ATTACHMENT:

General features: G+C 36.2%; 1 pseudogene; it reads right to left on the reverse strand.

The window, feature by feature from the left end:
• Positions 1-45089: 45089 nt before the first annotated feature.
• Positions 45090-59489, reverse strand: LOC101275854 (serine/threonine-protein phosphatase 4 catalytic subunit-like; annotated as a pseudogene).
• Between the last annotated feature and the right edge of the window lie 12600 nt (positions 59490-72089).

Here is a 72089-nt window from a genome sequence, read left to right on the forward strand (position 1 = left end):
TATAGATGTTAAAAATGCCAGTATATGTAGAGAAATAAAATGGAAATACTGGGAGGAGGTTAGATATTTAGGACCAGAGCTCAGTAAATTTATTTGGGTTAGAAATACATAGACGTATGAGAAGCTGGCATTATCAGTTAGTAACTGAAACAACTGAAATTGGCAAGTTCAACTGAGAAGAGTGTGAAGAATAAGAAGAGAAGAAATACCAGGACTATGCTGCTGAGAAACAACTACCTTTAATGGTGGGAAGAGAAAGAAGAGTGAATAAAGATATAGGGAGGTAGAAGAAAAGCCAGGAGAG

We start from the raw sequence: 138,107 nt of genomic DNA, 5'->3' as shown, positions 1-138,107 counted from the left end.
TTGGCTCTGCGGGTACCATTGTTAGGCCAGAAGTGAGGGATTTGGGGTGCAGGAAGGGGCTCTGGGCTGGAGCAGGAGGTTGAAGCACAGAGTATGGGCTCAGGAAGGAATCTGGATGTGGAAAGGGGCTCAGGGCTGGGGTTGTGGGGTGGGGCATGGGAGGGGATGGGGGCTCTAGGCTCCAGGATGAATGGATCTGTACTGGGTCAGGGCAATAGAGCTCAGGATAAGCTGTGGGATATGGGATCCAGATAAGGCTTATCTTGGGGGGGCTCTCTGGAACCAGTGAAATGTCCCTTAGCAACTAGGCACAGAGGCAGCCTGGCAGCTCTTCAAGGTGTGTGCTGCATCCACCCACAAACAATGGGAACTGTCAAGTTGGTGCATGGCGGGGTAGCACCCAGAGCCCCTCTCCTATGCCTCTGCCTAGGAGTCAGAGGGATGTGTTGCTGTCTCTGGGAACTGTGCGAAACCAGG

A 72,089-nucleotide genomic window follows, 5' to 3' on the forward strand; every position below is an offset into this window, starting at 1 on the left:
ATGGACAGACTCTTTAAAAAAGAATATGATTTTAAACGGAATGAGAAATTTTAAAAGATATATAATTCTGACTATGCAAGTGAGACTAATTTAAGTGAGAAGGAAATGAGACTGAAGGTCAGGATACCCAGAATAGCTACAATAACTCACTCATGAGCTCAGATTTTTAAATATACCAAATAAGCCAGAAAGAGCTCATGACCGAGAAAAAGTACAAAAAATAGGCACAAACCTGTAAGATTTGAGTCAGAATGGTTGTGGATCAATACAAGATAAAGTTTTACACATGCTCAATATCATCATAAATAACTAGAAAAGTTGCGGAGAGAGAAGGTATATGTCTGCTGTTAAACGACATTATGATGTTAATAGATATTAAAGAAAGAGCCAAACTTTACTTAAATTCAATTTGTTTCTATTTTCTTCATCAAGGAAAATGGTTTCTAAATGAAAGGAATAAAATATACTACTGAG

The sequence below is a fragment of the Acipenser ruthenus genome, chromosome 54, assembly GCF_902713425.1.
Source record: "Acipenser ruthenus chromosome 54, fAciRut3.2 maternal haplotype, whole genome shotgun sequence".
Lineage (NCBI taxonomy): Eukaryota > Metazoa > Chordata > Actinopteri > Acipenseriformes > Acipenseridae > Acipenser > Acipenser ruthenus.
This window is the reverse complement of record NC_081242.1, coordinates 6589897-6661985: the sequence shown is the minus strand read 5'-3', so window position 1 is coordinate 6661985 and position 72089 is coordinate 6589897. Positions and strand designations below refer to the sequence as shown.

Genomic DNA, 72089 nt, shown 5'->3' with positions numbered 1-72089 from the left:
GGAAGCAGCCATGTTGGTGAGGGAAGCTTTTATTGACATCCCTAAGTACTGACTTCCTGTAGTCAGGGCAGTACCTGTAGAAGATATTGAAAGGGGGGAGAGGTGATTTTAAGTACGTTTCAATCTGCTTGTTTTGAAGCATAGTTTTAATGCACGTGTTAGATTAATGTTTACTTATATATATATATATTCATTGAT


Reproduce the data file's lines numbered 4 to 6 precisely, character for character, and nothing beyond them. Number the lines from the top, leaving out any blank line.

• Positions 45090-59489, reverse strand: LOC101275854 (serine/threonine-protein phosphatase 4 catalytic subunit-like; annotated as a pseudogene).
• Between the last annotated feature and the right edge of the window lie 12600 nt (positions 59490-72089).

Here is a 72089-nt window from a genome sequence, read left to right on the forward strand (position 1 = left end):